At least that is what my kids tell me when they ask for money.  I guess I have been a little slack in teaching them the importance of giving to charitable causes.  In looking back on my various topics for Counselor’s Corner, I found also that I have not mentioned charity enough.  In these times of economic uncertainty charities are in more need than ever.  How can you help?  Give now! If you can’t do that at least include a provision for charity as part of your estate plan and here’s how:

1.  The easiest way to provide for charity in your estate plan is to include a bequest in your Will or Living Trust.  You can name one or more charities to receive a specific dollar amount or percentage of your estate.  It is as simple as that.  You can also provide that a specific asset will be distributed to charity at your death, but you should check with the charity first to make sure they can accept that particular asset, especially if it involves real estate.

2.  An even better option is to name charity as a beneficiary on a portion of your retirement assets.  You can list a charity as a beneficiary to receive a certain amount or certain percentage of your IRA or 401k.  Since the charity is a tax exempt entity it will not incur income tax when it receives its share of the retirement asset.  This is a great way to leverage the value in your retirement assets, even if it is at the expense of Uncle Sam.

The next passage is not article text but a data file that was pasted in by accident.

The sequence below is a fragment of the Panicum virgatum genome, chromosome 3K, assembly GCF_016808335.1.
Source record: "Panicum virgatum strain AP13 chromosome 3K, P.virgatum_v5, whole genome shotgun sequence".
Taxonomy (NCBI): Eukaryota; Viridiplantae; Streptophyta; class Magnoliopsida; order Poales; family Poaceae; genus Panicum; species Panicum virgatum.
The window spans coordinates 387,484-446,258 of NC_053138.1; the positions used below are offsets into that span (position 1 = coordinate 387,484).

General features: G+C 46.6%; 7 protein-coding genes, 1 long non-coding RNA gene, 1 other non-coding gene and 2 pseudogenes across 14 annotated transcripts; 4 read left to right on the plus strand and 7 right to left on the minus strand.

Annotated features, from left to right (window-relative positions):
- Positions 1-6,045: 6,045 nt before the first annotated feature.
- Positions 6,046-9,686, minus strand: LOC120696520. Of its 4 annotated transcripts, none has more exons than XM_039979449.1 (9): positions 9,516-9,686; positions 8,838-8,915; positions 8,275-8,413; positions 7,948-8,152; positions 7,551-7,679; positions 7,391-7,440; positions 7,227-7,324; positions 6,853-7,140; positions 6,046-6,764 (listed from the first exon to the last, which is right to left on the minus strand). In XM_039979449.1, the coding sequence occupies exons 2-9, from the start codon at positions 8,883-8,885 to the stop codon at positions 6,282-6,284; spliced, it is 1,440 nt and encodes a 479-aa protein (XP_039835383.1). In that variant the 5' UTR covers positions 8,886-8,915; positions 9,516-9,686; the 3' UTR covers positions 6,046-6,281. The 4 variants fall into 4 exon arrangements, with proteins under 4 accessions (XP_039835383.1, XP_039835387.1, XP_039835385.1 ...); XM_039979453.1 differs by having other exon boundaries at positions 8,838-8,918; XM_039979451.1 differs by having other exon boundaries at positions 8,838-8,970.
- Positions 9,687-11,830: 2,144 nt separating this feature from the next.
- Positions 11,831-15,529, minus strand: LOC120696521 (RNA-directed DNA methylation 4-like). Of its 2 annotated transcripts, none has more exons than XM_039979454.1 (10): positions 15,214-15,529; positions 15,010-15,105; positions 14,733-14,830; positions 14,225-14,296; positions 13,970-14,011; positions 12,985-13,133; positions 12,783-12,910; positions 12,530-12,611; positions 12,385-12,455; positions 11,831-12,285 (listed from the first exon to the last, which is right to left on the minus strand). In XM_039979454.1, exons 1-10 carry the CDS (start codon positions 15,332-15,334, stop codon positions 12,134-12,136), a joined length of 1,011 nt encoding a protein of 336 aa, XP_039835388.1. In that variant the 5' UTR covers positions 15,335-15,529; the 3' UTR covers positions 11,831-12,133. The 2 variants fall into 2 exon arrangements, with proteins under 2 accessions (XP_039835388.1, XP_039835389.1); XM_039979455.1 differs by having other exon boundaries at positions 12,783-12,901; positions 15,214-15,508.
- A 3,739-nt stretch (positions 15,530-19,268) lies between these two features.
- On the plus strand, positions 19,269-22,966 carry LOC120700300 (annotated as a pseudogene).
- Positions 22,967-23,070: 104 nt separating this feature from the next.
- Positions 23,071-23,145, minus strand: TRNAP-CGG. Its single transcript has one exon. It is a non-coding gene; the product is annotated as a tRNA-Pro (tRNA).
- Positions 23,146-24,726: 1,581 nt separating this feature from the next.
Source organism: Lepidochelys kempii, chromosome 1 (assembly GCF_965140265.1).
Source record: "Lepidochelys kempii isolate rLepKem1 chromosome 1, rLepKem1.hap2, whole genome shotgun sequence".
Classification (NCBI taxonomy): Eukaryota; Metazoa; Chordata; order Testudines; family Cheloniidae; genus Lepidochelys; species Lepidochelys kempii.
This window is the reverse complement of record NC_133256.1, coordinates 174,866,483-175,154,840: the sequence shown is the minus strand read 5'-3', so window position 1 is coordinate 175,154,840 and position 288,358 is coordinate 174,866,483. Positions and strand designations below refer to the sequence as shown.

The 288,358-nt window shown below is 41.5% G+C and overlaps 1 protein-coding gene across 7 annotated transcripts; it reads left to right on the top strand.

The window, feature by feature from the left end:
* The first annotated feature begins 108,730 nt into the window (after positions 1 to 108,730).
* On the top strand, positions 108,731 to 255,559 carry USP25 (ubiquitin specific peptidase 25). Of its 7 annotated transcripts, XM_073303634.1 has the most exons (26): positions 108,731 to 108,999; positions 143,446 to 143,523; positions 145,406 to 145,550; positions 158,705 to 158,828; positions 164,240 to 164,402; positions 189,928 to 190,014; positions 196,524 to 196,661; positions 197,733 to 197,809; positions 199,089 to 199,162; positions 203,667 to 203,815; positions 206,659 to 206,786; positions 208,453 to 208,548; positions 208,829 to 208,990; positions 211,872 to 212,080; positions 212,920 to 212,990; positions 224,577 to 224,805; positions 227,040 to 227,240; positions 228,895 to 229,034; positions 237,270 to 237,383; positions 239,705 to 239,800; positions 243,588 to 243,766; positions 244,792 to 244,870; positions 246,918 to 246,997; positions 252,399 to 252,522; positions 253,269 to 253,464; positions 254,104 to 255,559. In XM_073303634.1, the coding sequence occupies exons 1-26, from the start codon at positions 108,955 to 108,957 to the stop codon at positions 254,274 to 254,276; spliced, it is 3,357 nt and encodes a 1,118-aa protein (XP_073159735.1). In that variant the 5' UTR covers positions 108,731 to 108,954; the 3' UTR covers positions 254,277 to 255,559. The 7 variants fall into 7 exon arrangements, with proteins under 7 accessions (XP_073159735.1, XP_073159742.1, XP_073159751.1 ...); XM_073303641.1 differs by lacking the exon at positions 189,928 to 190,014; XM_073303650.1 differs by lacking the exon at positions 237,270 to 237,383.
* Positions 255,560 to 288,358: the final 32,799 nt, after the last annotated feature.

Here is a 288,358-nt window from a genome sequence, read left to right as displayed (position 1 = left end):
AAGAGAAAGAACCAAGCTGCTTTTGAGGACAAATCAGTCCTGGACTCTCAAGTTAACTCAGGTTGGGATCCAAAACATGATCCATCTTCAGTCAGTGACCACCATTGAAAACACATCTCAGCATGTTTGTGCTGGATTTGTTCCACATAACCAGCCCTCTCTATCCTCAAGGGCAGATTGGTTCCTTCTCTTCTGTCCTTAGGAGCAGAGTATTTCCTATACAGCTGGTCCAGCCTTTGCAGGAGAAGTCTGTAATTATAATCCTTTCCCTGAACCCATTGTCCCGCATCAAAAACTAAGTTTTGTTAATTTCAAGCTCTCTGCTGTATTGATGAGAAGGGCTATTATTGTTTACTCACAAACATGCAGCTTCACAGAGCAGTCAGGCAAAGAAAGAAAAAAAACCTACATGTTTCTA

3.  For clients who desire to provide a substantial gift for charity, they may benefit from the use of a charitable remainder trust (CRT).   A CRT allows you to give an asset to charity while retaining an income stream for life.  The special tax treatment of a CRT allows the donor to make a gift of low cost basis assets, which can be sold without incurrence of an immediate capital gain tax; the tax liability is recognized only as the funds are distributed to the life beneficiaries (similar to qualified retirement assets).  This provides the donor a tax efficient option to diversify a large asset  holding.  The donor also benefits from an income tax deduction for a portion of the value of the assets transferred to the CRT.  There are many variations for the CRT which are beyond this short description, but it is something to consider if you intend to include charity as a major beneficiary of your estate.

Important:  If you are naming a charity make sure that the charity qualifies as a §501(c)(3) organization.  That designation will ensure that your charitable gift will not be subject to estate tax or income tax.  Many nonprofits such as service organizations (Kiwanis, Lions Club etc.) are not qualified as a §501(c)(3) but they may have a related foundation that is which can receive your gift.


Goodness is the only investment that never fails

     — Thoreau